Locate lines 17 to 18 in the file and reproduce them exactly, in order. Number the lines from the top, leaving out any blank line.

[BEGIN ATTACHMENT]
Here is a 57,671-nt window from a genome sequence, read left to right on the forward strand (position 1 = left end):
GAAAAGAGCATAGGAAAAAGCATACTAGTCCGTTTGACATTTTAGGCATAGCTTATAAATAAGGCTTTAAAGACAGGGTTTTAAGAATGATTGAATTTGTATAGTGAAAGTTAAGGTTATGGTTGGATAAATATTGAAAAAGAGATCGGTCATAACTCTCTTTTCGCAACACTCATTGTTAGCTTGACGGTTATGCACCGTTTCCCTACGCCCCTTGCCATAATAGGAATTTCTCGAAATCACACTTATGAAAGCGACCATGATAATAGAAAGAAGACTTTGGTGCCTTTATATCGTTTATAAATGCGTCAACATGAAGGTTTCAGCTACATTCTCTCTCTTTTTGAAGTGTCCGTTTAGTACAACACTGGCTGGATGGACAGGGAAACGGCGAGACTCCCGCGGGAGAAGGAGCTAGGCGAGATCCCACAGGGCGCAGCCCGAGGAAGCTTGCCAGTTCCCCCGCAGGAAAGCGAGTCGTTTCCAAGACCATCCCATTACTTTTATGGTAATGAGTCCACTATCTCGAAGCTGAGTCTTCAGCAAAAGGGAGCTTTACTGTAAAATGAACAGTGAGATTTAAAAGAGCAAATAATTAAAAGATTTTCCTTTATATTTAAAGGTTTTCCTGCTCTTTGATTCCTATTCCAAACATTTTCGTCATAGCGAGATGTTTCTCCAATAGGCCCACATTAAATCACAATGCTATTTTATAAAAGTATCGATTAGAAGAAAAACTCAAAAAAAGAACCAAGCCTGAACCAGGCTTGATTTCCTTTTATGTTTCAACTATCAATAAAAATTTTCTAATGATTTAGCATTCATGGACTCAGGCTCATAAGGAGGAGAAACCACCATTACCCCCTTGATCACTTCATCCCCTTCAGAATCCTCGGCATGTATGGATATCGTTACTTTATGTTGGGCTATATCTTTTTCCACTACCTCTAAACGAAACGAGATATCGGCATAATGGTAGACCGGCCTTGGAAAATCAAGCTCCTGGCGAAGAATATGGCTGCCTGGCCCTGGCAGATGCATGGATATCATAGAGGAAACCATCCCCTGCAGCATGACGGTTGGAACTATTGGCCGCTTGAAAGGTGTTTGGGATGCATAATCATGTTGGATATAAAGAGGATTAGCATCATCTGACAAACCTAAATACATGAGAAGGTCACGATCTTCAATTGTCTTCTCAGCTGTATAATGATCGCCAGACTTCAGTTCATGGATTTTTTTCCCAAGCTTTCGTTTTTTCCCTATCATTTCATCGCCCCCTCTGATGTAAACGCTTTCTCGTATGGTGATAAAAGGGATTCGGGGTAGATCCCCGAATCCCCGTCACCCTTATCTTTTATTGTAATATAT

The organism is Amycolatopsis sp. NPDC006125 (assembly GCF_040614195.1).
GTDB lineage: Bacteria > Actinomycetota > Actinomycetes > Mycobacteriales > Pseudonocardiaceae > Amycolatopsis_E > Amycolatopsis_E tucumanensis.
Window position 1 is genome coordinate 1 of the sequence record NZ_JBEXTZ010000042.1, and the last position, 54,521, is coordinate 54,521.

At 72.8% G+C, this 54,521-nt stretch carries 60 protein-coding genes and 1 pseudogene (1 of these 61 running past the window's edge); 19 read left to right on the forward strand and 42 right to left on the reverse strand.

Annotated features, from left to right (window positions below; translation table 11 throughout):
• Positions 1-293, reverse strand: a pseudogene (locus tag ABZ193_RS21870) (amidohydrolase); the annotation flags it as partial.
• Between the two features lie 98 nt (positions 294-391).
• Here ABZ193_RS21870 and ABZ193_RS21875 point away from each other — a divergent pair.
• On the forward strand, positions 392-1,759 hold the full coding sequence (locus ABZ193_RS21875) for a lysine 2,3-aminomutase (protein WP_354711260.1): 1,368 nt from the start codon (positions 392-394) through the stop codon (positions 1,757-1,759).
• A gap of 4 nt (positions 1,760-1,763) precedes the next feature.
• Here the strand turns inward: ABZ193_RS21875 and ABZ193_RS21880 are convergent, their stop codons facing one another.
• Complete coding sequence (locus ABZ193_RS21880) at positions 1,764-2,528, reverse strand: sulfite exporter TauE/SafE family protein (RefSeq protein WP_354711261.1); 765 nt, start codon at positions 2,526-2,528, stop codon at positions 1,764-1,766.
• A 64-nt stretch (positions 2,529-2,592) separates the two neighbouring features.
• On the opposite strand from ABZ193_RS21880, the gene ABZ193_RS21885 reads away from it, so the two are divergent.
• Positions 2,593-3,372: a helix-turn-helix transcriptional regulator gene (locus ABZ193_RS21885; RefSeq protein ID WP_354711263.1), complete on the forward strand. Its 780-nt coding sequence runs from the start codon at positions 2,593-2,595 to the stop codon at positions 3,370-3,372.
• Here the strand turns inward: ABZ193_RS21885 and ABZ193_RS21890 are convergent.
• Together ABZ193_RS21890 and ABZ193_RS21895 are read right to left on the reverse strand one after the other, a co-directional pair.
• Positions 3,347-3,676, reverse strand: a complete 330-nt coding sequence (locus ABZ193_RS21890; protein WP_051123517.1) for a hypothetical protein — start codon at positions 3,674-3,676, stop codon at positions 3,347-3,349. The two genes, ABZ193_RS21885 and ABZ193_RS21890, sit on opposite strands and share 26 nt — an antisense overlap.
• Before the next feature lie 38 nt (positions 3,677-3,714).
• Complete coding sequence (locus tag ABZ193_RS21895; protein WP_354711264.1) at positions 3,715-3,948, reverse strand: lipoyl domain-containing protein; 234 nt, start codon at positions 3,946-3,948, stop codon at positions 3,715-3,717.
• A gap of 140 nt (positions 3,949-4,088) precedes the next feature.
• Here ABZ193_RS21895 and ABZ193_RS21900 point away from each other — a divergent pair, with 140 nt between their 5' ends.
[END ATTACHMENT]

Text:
• Positions 2,593-3,372: a helix-turn-helix transcriptional regulator gene (locus ABZ193_RS21885; RefSeq protein ID WP_354711263.1), complete on the forward strand. Its 780-nt coding sequence runs from the start codon at positions 2,593-2,595 to the stop codon at positions 3,370-3,372.
• Here the strand turns inward: ABZ193_RS21885 and ABZ193_RS21890 are convergent.